We’ve all experienced the horrible pressure of a deadline hanging over our head.
Maybe you’ve put a task or agenda item off for a while knowing the job would eventually rear its ugly head. Maybe you’ve ignored a project for too long, avoided a doctor’s appointment, or dragged your feet on a job you need to face.
Procrastination is the worst! But we’ve ALL been there before.
Of course, there are little white lies we tell ourselves like, “I do my best work under pressure,” or “I multitask and juggle it.” Then our future self must pay the price when the time comes—stress, lost sleep, embarrassment, even loss of income. Procrastination seems like no big deal, but putting off tasks end up costing us plenty!
We designed the Do It Scared Assessment™ to uncover your Fear Archetype™ and give you in-depth practical resources. Soon you’ll be able to recognize your fear type (from procrastinator to self-doubter), overcome it, and create a life you love. You’ll get the most accurate results if you answer without overthinking. Remember, everyone is unique. There is no such thing as a bad Archetype, just a nameless fear lurking in your blind spot. Are you ready?
So, how can we stop lying to ourselves and tackle this ugly procrastination monster once and for all? Why do we do this to ourselves and how do we stop it now? Here are five reasons we procrastinate and how to combat each!
1. We Feel Fear So We Avoid
One major reason we procrastinate is out of fear. We may fear the scope of the project. We may avoid taking on a big project because we’re not sure if we can do it. We’re afraid we’re going to flop and fall on our face. We fear failure. Even more mind blowing? We may even fear success, too.
Change is scary, friends. We all tend to avoid major life changes and shakeups. Even when they’re positive and will get us to a better place. Taking on a big project or job, when the chance between failure and success is on the line? That’s big-time scary stuff.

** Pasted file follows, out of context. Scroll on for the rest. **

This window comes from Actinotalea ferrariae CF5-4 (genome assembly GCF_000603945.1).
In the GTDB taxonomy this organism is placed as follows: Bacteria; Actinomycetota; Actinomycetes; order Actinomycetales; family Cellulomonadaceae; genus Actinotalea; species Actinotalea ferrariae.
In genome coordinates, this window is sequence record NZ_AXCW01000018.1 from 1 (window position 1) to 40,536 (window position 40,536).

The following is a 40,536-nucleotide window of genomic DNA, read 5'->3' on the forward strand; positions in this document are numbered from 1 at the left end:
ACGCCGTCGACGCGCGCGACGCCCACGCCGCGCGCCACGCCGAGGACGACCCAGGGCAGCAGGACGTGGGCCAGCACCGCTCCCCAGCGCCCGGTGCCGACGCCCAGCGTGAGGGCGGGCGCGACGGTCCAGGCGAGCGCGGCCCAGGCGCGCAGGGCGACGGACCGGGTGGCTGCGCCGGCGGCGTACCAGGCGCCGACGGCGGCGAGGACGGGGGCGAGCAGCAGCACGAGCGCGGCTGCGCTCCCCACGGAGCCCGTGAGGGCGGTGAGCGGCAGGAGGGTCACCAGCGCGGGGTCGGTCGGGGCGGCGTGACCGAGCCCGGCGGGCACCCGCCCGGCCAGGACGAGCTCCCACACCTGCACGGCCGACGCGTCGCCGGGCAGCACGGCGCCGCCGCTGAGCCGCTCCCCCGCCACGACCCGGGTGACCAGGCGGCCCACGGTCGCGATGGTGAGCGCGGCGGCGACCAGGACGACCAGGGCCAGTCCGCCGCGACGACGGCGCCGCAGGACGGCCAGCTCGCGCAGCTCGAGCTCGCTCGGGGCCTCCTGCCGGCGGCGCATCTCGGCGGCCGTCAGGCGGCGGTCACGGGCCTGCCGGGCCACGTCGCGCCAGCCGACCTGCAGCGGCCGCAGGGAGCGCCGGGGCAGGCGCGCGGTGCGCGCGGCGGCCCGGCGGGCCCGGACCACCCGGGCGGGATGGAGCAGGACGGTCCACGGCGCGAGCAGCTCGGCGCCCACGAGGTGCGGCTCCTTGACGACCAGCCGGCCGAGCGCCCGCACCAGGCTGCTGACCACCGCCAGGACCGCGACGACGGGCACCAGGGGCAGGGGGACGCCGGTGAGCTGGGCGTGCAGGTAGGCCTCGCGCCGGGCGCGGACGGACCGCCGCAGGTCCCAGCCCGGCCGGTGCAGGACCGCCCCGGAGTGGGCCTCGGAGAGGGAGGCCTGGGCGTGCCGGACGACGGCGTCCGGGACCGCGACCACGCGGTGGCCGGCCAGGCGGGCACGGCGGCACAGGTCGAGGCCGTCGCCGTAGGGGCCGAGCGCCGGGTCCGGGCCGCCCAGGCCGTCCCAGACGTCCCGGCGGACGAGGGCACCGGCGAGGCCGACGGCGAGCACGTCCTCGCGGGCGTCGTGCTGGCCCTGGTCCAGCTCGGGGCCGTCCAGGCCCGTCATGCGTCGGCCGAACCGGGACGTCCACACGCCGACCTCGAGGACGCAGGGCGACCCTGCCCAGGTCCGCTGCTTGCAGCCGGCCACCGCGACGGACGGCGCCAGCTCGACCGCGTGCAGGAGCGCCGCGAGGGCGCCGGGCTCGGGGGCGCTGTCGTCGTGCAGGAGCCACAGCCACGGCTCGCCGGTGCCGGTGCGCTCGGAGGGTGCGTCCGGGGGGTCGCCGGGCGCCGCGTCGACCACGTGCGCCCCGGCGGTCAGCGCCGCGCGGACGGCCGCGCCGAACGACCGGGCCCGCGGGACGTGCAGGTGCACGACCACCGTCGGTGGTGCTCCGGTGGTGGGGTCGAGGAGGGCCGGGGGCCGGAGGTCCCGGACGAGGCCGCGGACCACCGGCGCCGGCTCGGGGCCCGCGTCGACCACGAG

When you’re avoiding a project or an activity, even when you know you’d be better for it, look at your fear levels. Are you afraid of the potential outcomes? Is fear or uncertainty holding you back?
How to Stop: Do It Scared
Jump in. One of my favorite sayings is, “Do it scared.” So often we play through “what if” scenarios in our heads. What if we fail? What if this doesn’t turn out like we’d hoped? What if we disappoint someone? What if we are embarrassed?
Sometimes we must simply do it scared. Yes, we’re afraid. Yes, it’s tough and plenty could go wrong. It’s okay to acknowledge our fear and feel it. What’s not okay is to hold ourselves back from doing a job or taking on a task because we’re too afraid of making mistakes. Don’t miss an opportunity!
Life is short. When you look back on your life, you won’t fondly remember all the experiences you avoided because you were scared, or all the times you opted for the safe route even if the path wasn’t the way you wanted to go. We can’t turn our fear off, but we can force ourselves to do what we want, even if we’re frightened.
Think of the Erin Hansen quote, “There is freedom waiting for you on the breezes of the sky, and you ask, ‘what if I fall?’ Oh, but my darling, what if you fly?”
2. We Don’t Wanna
Certain jobs aren’t hard or scary—we simply just “don’t wanna” do them. Tasks like facing chores, getting the car serviced, cooking dinner for a neighbor. We know we should do it. We know it’s on our list, but UGH, we sure don’t want to.
Putting off tasks we don’t want to do is common and it’s tough to work up motivation. Let’s face it—in life certain jobs aren’t fun, especially as adults. We go to work, pay bills, fix dinner, clean the house. These jobs are important and boost our quality of life, but most of them aren’t nearly a fun as reading a book, getting a pedicure, or sitting on the beach.
We might avoid a task because it’s complicated or unpleasant. It might simply be a job we hate doing—like filling up the gas in the car. So, what do we do? We put getting gas off until we’re driving on fumes or the car stalls on the side of the road. Now we’re faced with a way bigger problem.
How to Stop: Eat the Frog.
Mark Twain’s well-known quote, “If it’s your job to eat a frog, it’s best to do it first thing in the morning. And if it’s your job to eat two frogs, it’s best to eat the biggest one first,” applies well; as does the second part of the quote, “Eat a live frog first thing in the morning and nothing worse will happen the rest of the day.”